To the editor: In the Land of Ice and Snow there was a hamlet called Pieville where the people love their pies so much they would pay twice as much as in the Land of Sunshine and Flowers. They thought, “If only we could bake our own pies.”
After years of searching, Pieville found a huge warehouse full of all the ingredients for pies in the Land of Ice and Snow. Unfortunately, they did not have any baking equipment, so they made a deal that for two-thirds of the pies some big baking companies would supply the equipment. Soon production was twice as much as originally suspected, and there were pies for everyone — so many that Pieville gave all of the residents free pies.
However, after a few years the pie bakers told Pieville that baking was more difficult and that they could only give them one-quarter of the pies. Pieville agreed, not considering that the bakers had developed more-efficient baking equipment.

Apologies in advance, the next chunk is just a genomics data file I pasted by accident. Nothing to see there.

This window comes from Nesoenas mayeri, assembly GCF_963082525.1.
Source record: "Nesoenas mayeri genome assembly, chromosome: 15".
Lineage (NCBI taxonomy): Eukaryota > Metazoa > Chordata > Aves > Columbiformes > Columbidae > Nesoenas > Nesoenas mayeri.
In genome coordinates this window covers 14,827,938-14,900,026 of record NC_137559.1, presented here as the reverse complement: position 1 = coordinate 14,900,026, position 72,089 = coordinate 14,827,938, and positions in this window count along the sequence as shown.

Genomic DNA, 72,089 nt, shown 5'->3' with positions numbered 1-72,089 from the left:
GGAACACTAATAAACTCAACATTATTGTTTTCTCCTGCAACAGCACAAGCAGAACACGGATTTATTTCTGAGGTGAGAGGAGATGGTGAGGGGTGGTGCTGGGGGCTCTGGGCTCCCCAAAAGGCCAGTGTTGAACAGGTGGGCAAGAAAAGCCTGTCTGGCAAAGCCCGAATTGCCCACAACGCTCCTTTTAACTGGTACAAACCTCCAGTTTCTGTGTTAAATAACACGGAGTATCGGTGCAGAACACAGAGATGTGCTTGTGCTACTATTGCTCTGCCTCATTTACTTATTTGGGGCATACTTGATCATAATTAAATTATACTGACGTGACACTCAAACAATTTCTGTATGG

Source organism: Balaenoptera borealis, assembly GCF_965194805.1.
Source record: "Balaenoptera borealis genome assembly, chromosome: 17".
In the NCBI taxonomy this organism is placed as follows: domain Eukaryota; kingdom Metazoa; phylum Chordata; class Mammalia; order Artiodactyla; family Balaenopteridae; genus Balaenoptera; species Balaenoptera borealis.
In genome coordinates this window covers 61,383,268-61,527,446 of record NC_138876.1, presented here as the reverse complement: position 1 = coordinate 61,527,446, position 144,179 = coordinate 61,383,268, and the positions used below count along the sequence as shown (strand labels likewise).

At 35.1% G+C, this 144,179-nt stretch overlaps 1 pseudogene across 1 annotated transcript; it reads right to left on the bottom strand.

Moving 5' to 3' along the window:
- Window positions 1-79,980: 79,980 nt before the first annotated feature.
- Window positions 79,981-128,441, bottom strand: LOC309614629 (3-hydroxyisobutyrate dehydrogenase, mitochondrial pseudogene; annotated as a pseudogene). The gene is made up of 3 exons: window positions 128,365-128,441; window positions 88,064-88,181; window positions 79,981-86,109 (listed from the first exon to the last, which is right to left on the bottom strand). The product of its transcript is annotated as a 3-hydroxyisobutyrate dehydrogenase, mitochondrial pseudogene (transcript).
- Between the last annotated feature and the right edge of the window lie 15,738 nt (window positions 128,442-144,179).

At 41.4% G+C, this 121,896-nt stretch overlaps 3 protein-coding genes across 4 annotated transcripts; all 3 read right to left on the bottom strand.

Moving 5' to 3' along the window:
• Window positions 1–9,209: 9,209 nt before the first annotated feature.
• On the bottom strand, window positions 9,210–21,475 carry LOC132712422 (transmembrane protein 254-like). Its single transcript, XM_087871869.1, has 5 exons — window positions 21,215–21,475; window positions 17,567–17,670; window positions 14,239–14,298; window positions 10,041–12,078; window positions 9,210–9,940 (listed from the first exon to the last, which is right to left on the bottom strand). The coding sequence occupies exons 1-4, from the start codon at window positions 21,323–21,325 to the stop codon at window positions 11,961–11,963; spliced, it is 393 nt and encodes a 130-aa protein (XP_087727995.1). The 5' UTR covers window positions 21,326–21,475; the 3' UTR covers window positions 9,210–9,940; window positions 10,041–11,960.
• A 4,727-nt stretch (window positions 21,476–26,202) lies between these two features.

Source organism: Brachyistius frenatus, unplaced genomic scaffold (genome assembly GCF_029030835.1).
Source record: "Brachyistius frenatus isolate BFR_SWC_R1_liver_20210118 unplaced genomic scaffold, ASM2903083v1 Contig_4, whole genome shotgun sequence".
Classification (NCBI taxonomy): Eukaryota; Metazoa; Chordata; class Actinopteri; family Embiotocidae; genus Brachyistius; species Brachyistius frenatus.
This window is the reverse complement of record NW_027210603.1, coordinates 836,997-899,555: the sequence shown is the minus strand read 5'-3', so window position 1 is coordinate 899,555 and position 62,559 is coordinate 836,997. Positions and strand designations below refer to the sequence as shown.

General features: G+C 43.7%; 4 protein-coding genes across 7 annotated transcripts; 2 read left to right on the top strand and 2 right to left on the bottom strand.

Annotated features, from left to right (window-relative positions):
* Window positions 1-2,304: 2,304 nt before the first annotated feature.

After a few more years the bakers said that if Pieville would subsidize the bakers that they would be able to double production, and though Pieville would get a smaller percentage, there would be more pie for everyone. However, this did not come to pass and Pieville was paying the bakers a lot of money for nothing.
Was Pieville unsatisfied? No, because a number of nice people of Pieville were doing just fine supplying the pie makers with equipment to help make the pies. And the pie makers were keeping their employees busy depleting the warehouse as there was competition on the horizon. Other companies were baking cakes and cookies, which were cheaper to make and friendlier to the environment than baking pies. Perhaps the pies would have little market and therefore be of little value. It is better get while the getting is good and maximize profits while there is a product to sell.
What does this story have to do with Alaska’s oil production? I am not too sure, but I think perhaps something.